Three main bearings doesn't sound so great in a marine engine where the loading is heavy and continuous. Probably Gray Marine got a good deal from Pontiac on engines they were dropping from production cars.
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Montgomery Gisborne
Member
Username: junk_lover

Post Number: 4
Registered: 11-2016
Posted on Sunday, November 20, 2016 - 09:38 am:   Edit Post Delete Post View Post/Check IP Print Post    Move Post (Moderator/Admin Only)

Hi Robert,

Thanks for your valued input. The "Internal Fire" petered out, but the other lead was dynamite. Almost every clue leads to the Pontiac connection, including the three-bearing deal.

The Gray Marine Motor has been completely disassembled and is going into the hot tank on Monday. A few other interesting points about this motor is that the camshaft run without bearings and the main journals are babbitted removable shells. The connecting rods are babbitted. There are no valve seat inserts so I am considering machining the block and having hardened inserts added.

By every account, this is a motor with almost no prior use. All internals looked very good and the cylinder bores will need a light hone at most, no ridges or anything. I can see no evidence of overbore, I will measure after hot tanking to determine for certain. Everything spun freely prior to dismantling.

The shaft that runs vertically through the block was used for the distributor in the automotive application, but my Gray has a distributor which runs off the (multiplex chain-driven) generator. The vertical shaft associated with the auto generator, which runs off the camshaft and emerges directly between the two cylinder heads, has been repurposed as a device which I find to be a bit of a mystery... possibly some kind of a cooling-related system. Perhaps people more familiar with these motors can help me figure that out.

Thanks for everything,

Monte
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Jordan Heath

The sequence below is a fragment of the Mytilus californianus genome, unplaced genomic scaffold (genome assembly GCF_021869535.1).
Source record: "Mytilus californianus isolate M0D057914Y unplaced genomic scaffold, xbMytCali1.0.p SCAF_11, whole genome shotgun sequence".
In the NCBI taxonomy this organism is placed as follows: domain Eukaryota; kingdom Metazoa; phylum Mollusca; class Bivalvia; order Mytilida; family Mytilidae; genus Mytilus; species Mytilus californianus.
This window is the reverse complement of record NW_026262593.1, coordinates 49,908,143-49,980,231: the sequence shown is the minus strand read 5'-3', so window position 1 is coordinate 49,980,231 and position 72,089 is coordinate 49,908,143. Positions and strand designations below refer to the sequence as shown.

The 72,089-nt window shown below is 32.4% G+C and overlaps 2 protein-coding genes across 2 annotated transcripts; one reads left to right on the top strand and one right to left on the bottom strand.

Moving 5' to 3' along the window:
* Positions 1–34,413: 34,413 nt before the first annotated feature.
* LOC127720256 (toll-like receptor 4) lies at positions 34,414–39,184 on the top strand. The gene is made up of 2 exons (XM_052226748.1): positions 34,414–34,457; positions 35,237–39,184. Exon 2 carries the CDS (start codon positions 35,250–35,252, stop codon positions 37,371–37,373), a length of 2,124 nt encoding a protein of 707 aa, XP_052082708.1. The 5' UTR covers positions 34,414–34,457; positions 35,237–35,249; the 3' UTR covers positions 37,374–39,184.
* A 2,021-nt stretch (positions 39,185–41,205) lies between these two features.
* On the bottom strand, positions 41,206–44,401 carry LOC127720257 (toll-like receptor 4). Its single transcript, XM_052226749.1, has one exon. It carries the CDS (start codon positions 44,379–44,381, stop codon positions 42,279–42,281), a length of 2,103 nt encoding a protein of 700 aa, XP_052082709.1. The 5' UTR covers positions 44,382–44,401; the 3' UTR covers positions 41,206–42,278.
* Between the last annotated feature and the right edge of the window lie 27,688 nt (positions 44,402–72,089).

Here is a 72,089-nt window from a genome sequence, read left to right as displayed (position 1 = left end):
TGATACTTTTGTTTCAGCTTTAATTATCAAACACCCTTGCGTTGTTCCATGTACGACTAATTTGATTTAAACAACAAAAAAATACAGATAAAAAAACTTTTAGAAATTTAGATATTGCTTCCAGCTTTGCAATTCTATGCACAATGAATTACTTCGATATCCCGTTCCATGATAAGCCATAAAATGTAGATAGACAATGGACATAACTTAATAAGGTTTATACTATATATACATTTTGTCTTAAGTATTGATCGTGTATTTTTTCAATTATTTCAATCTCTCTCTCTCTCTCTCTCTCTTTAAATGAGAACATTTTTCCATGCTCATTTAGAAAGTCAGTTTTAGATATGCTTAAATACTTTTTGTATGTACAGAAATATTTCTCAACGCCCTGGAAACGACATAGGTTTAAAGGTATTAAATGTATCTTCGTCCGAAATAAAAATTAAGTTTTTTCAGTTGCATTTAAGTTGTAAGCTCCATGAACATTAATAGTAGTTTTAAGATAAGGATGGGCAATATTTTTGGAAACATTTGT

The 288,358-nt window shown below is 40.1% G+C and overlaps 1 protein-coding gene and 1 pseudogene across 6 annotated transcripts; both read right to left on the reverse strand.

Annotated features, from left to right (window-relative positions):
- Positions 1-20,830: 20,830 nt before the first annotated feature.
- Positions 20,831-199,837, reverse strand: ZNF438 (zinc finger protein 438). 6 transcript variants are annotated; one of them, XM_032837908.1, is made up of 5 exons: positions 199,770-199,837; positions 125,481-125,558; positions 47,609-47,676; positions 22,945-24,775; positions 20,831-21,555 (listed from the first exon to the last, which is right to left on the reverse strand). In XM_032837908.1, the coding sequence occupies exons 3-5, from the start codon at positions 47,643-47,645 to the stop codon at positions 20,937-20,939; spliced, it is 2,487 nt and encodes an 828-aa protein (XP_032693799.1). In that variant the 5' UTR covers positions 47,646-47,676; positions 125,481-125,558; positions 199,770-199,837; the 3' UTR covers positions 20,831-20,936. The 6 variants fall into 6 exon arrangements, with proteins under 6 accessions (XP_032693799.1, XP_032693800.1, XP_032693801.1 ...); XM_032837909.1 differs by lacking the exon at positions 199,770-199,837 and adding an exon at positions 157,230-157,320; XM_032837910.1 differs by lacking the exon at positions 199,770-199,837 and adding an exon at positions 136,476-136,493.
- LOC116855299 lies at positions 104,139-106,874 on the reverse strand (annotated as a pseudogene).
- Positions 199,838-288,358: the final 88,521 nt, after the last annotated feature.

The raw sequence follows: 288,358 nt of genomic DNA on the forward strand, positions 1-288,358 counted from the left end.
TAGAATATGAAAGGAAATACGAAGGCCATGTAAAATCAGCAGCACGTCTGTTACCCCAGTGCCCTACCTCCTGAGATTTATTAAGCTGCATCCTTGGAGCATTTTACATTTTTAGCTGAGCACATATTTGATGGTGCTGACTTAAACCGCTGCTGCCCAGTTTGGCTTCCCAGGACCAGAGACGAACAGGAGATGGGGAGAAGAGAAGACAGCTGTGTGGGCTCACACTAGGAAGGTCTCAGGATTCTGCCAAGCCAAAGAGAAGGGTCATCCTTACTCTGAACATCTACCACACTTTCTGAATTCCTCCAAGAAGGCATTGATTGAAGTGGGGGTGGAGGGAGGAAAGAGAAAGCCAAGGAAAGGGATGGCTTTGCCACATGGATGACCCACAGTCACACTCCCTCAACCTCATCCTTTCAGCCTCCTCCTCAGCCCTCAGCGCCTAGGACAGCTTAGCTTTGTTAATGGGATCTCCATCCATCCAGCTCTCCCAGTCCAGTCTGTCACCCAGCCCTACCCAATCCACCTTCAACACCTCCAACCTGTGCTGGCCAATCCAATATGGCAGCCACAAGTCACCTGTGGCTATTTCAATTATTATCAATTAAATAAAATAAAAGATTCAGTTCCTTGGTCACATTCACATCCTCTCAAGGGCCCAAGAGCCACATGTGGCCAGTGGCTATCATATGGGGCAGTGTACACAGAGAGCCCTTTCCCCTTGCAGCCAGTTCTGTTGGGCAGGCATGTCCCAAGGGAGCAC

Member
Username: fireballing

Post Number: 7
Registered: 09-2013
Posted on Monday, November 21, 2016 - 03:30 pm:   Edit Post Delete Post View Post/Check IP Print Post    Move Post (Moderator/Admin Only)

Hi Monte,

I have the original full line catalog for 1929 that shows your engine and specs etc. It is not for sale but I can copy pertinent info for a nominal fee.

The shaft coming out of the head is for a tach drive. If you have the drive head then you are ahead of the game :-) There was also a dual ignition offered that ran a second distributor in this location.

Feel free to e-mail me directly.

Jordan
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Montgomery Gisborne
Member
Username: junk_lover

Post Number: 5
Registered: 11-2016
Posted on Monday, November 21, 2016 - 11:08 pm:   Edit Post Delete Post View Post/Check IP Print Post    Move Post (Moderator/Admin Only)

Hi Jordan,

Thanks for the feedback. I would love to purchase the copy as offered, but I cannot find your email.

I have seen other marine engines with dual ignition, such as Scripps, but the dual ignition was usually handled by simply making a distributor cap with twice as many outputs and wires. I find the idea of a second distributor as very odd. I think I will take you up on your second suggestion and use the vertical shaft to run a tachometer, which would be rather handy.

Please advise re above,

With thanks,

Monte Gisborne
emotive@hotmail.ca